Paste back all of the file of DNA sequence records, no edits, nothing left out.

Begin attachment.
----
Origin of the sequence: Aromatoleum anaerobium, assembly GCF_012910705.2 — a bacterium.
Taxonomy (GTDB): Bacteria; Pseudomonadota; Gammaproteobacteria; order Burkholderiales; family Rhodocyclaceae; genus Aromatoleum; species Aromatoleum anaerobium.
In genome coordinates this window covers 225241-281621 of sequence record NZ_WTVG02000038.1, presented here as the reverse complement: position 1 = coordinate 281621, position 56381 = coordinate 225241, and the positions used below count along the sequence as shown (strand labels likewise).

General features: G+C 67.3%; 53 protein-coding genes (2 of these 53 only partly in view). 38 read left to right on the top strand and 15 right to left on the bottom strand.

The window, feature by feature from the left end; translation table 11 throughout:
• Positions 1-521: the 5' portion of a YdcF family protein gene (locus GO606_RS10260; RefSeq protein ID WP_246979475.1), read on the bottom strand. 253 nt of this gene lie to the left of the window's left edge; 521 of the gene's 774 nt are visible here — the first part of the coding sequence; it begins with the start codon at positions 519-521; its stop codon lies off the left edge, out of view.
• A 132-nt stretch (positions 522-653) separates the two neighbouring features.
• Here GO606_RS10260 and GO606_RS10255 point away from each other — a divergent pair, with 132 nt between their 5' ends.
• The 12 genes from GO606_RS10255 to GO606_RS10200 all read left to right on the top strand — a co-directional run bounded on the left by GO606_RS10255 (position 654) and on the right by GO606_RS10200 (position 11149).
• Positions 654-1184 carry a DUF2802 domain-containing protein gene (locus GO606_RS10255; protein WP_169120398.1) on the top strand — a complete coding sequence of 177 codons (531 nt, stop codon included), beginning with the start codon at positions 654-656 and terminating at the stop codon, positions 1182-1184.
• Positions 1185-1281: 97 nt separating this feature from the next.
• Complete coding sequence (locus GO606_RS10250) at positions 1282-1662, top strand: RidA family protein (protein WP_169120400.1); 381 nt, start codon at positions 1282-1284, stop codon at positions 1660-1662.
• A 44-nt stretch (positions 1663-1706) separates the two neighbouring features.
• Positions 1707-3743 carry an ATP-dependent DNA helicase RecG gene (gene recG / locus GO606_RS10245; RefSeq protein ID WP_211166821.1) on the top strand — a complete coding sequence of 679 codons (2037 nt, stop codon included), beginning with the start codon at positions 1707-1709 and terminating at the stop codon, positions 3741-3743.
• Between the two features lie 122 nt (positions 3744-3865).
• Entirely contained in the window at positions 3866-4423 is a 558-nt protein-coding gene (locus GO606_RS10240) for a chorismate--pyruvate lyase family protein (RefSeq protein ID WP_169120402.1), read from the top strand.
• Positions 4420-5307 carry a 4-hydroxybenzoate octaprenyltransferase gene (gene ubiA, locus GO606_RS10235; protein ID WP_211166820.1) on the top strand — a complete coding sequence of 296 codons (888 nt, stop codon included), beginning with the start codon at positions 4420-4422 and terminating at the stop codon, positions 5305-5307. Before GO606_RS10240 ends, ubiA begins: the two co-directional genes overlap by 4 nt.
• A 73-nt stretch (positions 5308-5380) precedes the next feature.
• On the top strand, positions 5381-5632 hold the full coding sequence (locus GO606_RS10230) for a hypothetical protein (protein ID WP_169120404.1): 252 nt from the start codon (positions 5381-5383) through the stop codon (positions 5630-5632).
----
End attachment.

Origin of the sequence: Aromatoleum anaerobium, assembly GCF_012910705.2 — a bacterium.
Taxonomy (GTDB): Bacteria; Pseudomonadota; Gammaproteobacteria; order Burkholderiales; family Rhodocyclaceae; genus Aromatoleum; species Aromatoleum anaerobium.
In genome coordinates this window covers 225241-281621 of sequence record NZ_WTVG02000038.1, presented here as the reverse complement: position 1 = coordinate 281621, position 56381 = coordinate 225241, and the positions used below count along the sequence as shown (strand labels likewise).

General features: G+C 67.3%; 53 protein-coding genes (2 of these 53 only partly in view). 38 read left to right on the top strand and 15 right to left on the bottom strand.

The window, feature by feature from the left end; translation table 11 throughout:
• Positions 1-521: the 5' portion of a YdcF family protein gene (locus GO606_RS10260; RefSeq protein ID WP_246979475.1), read on the bottom strand. 253 nt of this gene lie to the left of the window's left edge; 521 of the gene's 774 nt are visible here — the first part of the coding sequence; it begins with the start codon at positions 519-521; its stop codon lies off the left edge, out of view.
• A 132-nt stretch (positions 522-653) separates the two neighbouring features.
• Here GO606_RS10260 and GO606_RS10255 point away from each other — a divergent pair, with 132 nt between their 5' ends.
• The 12 genes from GO606_RS10255 to GO606_RS10200 all read left to right on the top strand — a co-directional run bounded on the left by GO606_RS10255 (position 654) and on the right by GO606_RS10200 (position 11149).
• Positions 654-1184 carry a DUF2802 domain-containing protein gene (locus GO606_RS10255; protein WP_169120398.1) on the top strand — a complete coding sequence of 177 codons (531 nt, stop codon included), beginning with the start codon at positions 654-656 and terminating at the stop codon, positions 1182-1184.
• Positions 1185-1281: 97 nt separating this feature from the next.
• Complete coding sequence (locus GO606_RS10250) at positions 1282-1662, top strand: RidA family protein (protein WP_169120400.1); 381 nt, start codon at positions 1282-1284, stop codon at positions 1660-1662.
• A 44-nt stretch (positions 1663-1706) separates the two neighbouring features.
• Positions 1707-3743 carry an ATP-dependent DNA helicase RecG gene (gene recG / locus GO606_RS10245; RefSeq protein ID WP_211166821.1) on the top strand — a complete coding sequence of 679 codons (2037 nt, stop codon included), beginning with the start codon at positions 1707-1709 and terminating at the stop codon, positions 3741-3743.
• Between the two features lie 122 nt (positions 3744-3865).
• Entirely contained in the window at positions 3866-4423 is a 558-nt protein-coding gene (locus GO606_RS10240) for a chorismate--pyruvate lyase family protein (RefSeq protein ID WP_169120402.1), read from the top strand.
• Positions 4420-5307 carry a 4-hydroxybenzoate octaprenyltransferase gene (gene ubiA, locus GO606_RS10235; protein ID WP_211166820.1) on the top strand — a complete coding sequence of 296 codons (888 nt, stop codon included), beginning with the start codon at positions 4420-4422 and terminating at the stop codon, positions 5305-5307. Before GO606_RS10240 ends, ubiA begins: the two co-directional genes overlap by 4 nt.
• A 73-nt stretch (positions 5308-5380) precedes the next feature.
• On the top strand, positions 5381-5632 hold the full coding sequence (locus GO606_RS10230) for a hypothetical protein (protein ID WP_169120404.1): 252 nt from the start codon (positions 5381-5383) through the stop codon (positions 5630-5632).